"That's a witch hunt because the MeToo movement came up and everything everybody said -- there was no space to say 'well, wait a minute, let's talk about this,'" she said.
She and her co-hosts were discussing a New Yorker story in which Franken said he regretted his decision to resign amid multiple sexual misconduct allegations.
"It was kind of a political hit in many ways," fellow comedian Joy Behar said. She pointed to Franken's efforts in "questioning" former Attorney General Jeff Sessions. "He was a big target," she added.
She went on to claim that radio host Leann Tweeden's story had "holes" in it, although she clarified she wasn't trying to argue that she was lying.
Behar also reflected on Franken's apology, indicating that it was a bad decision because Trump has succeeded in not apologizing in response to allegations against him. "He apologized immediately, which didn't work... Did Trump ever apologize for any of these sexual assaults he's been alleged to have done? No," she said.
Co-host Meghan McCain said that she was fine with due process but also -- pointing to allegations against Supreme Court Justice Brett Kavanaugh -- cautioned against political bias in pushing for due process.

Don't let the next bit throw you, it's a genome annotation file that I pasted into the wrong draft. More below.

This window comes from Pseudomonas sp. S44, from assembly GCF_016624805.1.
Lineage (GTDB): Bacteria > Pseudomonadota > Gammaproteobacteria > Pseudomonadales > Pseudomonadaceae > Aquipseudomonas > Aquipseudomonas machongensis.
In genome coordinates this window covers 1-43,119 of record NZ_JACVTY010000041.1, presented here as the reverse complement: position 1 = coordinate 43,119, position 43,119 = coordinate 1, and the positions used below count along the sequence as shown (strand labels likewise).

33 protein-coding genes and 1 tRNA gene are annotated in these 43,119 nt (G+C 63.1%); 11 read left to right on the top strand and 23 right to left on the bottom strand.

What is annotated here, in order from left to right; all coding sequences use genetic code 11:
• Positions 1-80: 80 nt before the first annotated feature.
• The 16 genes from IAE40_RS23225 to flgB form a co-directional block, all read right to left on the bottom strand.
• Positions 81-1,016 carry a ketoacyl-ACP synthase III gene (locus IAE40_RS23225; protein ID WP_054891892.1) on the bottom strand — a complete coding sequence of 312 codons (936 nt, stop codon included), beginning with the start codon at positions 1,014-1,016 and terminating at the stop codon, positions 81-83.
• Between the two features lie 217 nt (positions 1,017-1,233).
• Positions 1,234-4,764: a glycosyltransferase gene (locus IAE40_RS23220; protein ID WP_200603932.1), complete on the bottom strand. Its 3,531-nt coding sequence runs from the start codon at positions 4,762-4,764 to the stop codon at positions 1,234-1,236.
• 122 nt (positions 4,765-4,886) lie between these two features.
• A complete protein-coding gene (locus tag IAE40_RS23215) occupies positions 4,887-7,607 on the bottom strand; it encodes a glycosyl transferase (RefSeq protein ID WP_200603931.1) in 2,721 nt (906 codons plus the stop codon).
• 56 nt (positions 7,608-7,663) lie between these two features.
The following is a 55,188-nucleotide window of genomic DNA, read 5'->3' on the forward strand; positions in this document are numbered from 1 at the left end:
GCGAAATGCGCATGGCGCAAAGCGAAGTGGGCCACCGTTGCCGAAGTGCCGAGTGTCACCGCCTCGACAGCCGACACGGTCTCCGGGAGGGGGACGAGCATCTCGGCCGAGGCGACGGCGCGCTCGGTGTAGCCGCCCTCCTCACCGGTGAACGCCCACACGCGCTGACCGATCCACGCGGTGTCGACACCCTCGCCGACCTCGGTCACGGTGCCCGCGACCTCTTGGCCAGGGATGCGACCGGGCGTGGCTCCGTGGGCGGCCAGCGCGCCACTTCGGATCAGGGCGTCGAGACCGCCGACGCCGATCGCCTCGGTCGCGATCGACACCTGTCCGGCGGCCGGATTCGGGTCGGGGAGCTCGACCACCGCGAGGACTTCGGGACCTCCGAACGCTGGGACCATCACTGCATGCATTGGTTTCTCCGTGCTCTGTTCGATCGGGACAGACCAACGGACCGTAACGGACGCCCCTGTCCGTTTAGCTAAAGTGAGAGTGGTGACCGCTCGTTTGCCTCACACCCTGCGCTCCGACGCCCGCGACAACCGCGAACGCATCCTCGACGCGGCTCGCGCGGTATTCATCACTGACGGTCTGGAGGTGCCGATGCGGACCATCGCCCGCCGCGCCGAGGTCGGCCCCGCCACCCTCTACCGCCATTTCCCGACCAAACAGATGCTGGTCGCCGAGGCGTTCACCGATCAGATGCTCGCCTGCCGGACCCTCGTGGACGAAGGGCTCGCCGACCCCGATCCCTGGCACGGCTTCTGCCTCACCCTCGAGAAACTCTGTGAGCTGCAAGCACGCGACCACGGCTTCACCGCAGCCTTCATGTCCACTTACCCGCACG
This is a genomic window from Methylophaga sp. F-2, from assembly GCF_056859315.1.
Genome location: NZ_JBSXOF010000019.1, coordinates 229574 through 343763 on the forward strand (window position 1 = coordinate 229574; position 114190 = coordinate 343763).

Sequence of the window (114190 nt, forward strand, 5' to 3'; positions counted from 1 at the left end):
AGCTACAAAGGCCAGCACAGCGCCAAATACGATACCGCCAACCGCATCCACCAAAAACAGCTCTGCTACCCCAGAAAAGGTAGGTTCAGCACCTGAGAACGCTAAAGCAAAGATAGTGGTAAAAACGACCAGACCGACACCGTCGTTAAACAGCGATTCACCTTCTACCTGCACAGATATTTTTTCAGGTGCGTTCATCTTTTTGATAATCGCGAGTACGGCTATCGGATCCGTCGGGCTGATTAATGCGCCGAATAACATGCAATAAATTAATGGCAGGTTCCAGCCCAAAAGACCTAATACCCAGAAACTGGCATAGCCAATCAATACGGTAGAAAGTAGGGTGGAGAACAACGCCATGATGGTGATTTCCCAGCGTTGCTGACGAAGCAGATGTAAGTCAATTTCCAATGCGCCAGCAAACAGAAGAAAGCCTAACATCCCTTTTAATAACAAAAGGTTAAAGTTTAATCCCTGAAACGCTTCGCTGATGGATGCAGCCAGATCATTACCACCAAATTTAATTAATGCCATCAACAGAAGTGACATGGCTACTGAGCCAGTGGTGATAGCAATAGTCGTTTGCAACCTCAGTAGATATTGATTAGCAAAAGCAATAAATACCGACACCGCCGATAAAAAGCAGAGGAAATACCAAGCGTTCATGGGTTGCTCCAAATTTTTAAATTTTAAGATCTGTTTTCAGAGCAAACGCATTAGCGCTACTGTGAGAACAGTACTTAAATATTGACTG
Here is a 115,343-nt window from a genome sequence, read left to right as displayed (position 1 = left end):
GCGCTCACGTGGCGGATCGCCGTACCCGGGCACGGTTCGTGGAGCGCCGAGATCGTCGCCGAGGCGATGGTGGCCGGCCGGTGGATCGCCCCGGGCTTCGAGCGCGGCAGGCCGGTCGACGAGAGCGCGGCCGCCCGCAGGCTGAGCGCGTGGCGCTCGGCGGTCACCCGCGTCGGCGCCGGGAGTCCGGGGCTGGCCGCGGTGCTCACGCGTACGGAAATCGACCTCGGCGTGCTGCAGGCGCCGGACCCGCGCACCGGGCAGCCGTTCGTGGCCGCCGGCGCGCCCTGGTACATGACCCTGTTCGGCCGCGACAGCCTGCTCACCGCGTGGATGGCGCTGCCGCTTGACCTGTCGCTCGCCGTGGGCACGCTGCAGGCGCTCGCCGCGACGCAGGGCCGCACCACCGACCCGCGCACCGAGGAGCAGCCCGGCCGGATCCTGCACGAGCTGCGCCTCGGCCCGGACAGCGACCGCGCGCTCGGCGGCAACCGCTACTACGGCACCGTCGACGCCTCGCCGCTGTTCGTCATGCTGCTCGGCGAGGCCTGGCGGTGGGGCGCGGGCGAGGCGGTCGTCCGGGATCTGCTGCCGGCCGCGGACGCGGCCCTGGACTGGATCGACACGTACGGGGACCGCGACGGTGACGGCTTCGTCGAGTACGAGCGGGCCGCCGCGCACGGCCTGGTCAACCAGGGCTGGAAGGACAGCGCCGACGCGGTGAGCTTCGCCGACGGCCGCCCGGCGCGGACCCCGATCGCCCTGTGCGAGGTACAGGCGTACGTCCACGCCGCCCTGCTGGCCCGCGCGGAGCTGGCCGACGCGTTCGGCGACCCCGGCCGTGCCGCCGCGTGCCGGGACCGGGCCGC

"I don't think that MeToo and sexual assault should be about which party you vote in," she said, after criticizing the way New Yorker writer Jane Mayer handled allegations against Franken and Kavanaugh.
When McCain pointed to specific allegations against Franken, Behar claimed one was uncorroborated and suggested the other was overblown.
"It was nowhere near her actual breasts," Behar said, referring to the allegation from Tweeden. Tweeden famously kicked off allegations against Franken when she released a photo in which he appeared to be touching her military jacket near her breasts as she slept.
"She was wearing a flak jacket. The problem with that was she was sleeping and he admits that was wrong," Behar argued.